The libertarian response would be: That's exactly why we don't consider ourselves Republicans, even if we agree with the GOP on economics and the size of government. It's a philosophy whose adherents place a high value on consistency, and think that if you're against overweening government involvement in the market, you also ought to be against overweening government involvement in the bedroom. The trouble is that political power in America runs through the two parties. That doesn't mean it can't be wielded from outside, but almost every movement that wants power finds it by making itself a de facto part of one of the two competing teams. The few exceptions are those that have an army at their backs. The AARP has tens of millions of seniors it can reasonably claim to represent (and who vote); the big banks have an arsenal of cash. But nearly every other powerful group—whether organized around a particular issue, a demographic category, or a lifestyle affinity—gains its power from making itself indispensable to a party.
So even if libertarians are finding their ideas discussed more now than ever before—having their "moment," as so many articles have it—their opportunities for wielding influence are seriously limited. Consider the contrast with the Tea Party. Why was the Tea Party able to exert so much power over the GOP? Because even though they, too, claimed they were above partisanship (they all retroactively decided they had opposed George W. Bush for increasing the deficit), they organized almost entirely within the GOP.
It helped that, unlike libertarians, Tea Partiers had virtually no policy differences with the Republican establishment. Almost all the arguments between Tea Party and non-Tea Party Republicans are about tactics; not "Should we slash spending?" but "Is shutting down the government a good way to achieve the goal of slashing spending?" But they were able to organize in Republican primaries and make the party fear them.
It's safe to say that Republican Party leaders don't fear the libertarians as a group. And like it or not, being feared is usually what gets results on the issues you care about.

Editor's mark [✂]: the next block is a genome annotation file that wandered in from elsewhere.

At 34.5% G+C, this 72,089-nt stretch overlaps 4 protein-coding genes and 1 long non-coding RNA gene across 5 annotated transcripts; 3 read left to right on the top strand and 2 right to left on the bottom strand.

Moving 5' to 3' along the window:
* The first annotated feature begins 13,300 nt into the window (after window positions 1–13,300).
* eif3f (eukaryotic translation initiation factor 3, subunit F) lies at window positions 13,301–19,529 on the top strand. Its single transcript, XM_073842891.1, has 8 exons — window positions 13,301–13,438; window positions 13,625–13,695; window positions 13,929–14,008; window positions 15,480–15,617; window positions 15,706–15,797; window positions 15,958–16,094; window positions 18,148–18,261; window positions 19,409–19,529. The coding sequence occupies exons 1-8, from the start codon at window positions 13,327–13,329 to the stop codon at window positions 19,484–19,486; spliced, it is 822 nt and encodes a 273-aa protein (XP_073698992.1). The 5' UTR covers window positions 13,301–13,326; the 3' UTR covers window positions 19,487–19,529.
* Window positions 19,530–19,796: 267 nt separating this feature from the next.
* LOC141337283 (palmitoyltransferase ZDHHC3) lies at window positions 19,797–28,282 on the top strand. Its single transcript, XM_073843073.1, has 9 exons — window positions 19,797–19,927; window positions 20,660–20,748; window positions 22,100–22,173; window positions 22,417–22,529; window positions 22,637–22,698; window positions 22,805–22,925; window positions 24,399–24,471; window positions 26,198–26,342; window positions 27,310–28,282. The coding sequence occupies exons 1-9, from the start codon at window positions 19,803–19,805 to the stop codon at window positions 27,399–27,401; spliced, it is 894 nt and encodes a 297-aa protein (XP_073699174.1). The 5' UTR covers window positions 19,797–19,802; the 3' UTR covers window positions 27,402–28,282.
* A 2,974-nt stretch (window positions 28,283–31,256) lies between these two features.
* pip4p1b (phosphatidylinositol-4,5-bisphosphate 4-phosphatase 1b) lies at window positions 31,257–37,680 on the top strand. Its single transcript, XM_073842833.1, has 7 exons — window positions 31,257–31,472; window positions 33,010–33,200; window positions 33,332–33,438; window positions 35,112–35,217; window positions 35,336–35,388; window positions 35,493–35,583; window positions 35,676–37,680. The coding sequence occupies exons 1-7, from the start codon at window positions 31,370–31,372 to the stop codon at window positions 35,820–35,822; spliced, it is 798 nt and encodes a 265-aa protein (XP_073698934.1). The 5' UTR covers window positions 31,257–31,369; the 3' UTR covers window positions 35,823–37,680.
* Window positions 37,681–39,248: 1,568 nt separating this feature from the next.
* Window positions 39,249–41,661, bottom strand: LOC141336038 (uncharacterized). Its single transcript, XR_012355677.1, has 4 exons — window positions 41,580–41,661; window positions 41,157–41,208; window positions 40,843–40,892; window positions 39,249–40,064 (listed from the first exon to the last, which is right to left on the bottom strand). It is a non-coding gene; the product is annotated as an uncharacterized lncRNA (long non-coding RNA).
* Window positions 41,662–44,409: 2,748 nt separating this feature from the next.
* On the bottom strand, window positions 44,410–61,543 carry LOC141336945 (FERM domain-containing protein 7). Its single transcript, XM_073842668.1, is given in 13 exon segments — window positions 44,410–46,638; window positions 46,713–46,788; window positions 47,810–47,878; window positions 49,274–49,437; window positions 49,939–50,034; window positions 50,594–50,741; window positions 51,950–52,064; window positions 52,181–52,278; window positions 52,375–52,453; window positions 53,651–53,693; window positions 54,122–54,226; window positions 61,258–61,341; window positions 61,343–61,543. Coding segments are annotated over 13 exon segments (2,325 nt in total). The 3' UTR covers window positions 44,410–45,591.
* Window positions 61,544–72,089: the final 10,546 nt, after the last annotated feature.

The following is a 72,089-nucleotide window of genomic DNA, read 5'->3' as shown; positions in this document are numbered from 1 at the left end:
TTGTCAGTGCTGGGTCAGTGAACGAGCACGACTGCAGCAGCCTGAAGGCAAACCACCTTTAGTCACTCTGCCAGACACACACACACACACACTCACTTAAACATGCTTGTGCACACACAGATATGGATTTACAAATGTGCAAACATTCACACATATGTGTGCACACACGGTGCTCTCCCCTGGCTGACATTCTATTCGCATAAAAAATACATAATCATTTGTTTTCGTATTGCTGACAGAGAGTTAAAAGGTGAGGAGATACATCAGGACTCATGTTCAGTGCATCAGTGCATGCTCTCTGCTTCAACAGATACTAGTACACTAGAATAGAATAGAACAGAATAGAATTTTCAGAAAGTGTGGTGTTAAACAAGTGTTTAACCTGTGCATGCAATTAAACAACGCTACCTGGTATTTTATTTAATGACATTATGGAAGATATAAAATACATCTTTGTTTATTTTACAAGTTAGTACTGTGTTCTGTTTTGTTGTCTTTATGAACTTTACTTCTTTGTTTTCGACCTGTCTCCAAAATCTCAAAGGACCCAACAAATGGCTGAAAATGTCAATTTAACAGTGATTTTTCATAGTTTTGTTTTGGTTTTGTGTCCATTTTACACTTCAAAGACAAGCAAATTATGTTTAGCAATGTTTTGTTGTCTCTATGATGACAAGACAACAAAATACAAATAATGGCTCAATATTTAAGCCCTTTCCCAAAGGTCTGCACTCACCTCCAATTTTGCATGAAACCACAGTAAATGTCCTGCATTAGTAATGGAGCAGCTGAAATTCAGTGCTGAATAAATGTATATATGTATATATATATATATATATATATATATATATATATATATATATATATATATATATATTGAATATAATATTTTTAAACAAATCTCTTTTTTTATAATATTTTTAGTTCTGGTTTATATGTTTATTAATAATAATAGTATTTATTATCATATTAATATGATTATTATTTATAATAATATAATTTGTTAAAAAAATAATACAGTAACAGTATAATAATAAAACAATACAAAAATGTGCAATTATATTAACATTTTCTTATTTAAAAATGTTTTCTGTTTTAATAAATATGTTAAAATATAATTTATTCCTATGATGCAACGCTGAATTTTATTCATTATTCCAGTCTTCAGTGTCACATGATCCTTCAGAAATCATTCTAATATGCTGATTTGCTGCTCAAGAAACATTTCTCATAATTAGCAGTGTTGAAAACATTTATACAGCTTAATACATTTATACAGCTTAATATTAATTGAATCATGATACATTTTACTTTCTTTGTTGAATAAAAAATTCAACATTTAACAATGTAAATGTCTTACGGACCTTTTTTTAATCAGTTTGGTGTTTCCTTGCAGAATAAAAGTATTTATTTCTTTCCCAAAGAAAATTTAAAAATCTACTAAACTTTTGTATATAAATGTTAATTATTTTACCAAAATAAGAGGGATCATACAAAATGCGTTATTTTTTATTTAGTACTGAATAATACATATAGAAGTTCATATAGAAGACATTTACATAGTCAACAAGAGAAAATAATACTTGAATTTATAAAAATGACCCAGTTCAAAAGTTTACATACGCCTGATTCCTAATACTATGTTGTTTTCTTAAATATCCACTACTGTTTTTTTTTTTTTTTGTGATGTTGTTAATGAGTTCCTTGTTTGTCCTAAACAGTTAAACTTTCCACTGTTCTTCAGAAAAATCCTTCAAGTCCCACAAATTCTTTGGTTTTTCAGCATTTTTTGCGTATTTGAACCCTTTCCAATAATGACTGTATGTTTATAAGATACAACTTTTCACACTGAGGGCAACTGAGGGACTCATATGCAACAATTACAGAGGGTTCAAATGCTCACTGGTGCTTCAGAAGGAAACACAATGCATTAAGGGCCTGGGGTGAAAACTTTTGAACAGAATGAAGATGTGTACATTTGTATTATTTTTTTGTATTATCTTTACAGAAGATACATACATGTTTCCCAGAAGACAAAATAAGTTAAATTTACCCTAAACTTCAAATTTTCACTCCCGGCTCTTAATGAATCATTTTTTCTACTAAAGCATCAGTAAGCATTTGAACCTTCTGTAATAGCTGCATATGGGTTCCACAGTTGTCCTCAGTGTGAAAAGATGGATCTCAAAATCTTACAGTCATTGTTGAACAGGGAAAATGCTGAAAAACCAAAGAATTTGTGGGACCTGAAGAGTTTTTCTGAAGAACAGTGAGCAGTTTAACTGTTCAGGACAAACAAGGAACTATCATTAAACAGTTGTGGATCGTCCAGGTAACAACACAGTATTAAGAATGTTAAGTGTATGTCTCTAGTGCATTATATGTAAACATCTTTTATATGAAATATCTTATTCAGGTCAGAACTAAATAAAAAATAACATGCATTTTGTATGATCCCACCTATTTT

One product of the fear of the Tea Party was that nearly every elected Republican (including Rand Paul) rushed to associate themselves with it. Some were more sincere than others, but it meant that the movement had lots of elected officials carrying its banner. The number of Republicans who'll loudly proclaim themselves to be libertarian, on the other hand, remains limited, "libertarian moment" or not.
Rand Paul may be the most famous libertarian in America, but the more serious his presidential candidacy becomes—and it's starting to look quite serious, given the collection of extremists and chuckleheads against whom he's likely to compete, and the fact that he's shown himself to be terrifically skilled at garnering positive media attention—the more he'll resemble an ordinary Republican.
That will be even more true if he becomes the Republican nominee. I doubt Democrats would have too much trouble making hay out of some of his earlier ideas, like moving toward privatization of Medicare and Social Security. Don't be surprised if in response, just as he did with the Civil Rights Act and Israel, he says that's not really what he believes, and he's quite friendly with some forms of big government.
Should that occur, libertarians will no doubt feel disgusted, and maybe even a little betrayed, even if they had no illusions that Paul would always be with them. Were a purer libertarianism a recipe for electoral success, that's what Paul would offer. But it isn't.